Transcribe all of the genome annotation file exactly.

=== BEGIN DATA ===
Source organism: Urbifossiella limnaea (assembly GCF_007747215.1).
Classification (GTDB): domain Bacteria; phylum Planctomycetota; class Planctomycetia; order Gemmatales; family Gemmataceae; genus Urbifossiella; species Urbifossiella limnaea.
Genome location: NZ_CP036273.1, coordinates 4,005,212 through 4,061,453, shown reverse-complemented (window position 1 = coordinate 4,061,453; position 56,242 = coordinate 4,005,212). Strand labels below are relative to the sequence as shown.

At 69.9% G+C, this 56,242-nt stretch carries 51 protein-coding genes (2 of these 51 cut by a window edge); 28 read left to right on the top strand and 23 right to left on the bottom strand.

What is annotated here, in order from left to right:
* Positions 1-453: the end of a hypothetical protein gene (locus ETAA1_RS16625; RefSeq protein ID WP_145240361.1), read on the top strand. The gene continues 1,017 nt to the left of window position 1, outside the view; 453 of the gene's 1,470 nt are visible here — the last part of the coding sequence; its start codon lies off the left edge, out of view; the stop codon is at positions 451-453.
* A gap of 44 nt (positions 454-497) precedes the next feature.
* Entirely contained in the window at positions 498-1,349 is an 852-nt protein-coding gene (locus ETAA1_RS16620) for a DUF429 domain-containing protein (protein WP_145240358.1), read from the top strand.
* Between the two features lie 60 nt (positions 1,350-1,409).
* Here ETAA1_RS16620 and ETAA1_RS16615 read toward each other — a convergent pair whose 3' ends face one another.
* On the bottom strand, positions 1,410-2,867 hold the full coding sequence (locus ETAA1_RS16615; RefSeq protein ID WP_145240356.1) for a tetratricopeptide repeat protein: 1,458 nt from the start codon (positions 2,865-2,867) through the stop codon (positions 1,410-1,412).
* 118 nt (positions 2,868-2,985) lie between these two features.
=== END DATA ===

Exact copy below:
Source organism: Urbifossiella limnaea (assembly GCF_007747215.1).
Classification (GTDB): domain Bacteria; phylum Planctomycetota; class Planctomycetia; order Gemmatales; family Gemmataceae; genus Urbifossiella; species Urbifossiella limnaea.
Genome location: NZ_CP036273.1, coordinates 4,005,212 through 4,061,453, shown reverse-complemented (window position 1 = coordinate 4,061,453; position 56,242 = coordinate 4,005,212). Strand labels below are relative to the sequence as shown.

At 69.9% G+C, this 56,242-nt stretch carries 51 protein-coding genes (2 of these 51 cut by a window edge); 28 read left to right on the top strand and 23 right to left on the bottom strand.

What is annotated here, in order from left to right:
* Positions 1-453: the end of a hypothetical protein gene (locus ETAA1_RS16625; RefSeq protein ID WP_145240361.1), read on the top strand. The gene continues 1,017 nt to the left of window position 1, outside the view; 453 of the gene's 1,470 nt are visible here — the last part of the coding sequence; its start codon lies off the left edge, out of view; the stop codon is at positions 451-453.
* A gap of 44 nt (positions 454-497) precedes the next feature.
* Entirely contained in the window at positions 498-1,349 is an 852-nt protein-coding gene (locus ETAA1_RS16620) for a DUF429 domain-containing protein (protein WP_145240358.1), read from the top strand.
* Between the two features lie 60 nt (positions 1,350-1,409).
* Here ETAA1_RS16620 and ETAA1_RS16615 read toward each other — a convergent pair whose 3' ends face one another.
* On the bottom strand, positions 1,410-2,867 hold the full coding sequence (locus ETAA1_RS16615; RefSeq protein ID WP_145240356.1) for a tetratricopeptide repeat protein: 1,458 nt from the start codon (positions 2,865-2,867) through the stop codon (positions 1,410-1,412).
* 118 nt (positions 2,868-2,985) lie between these two features.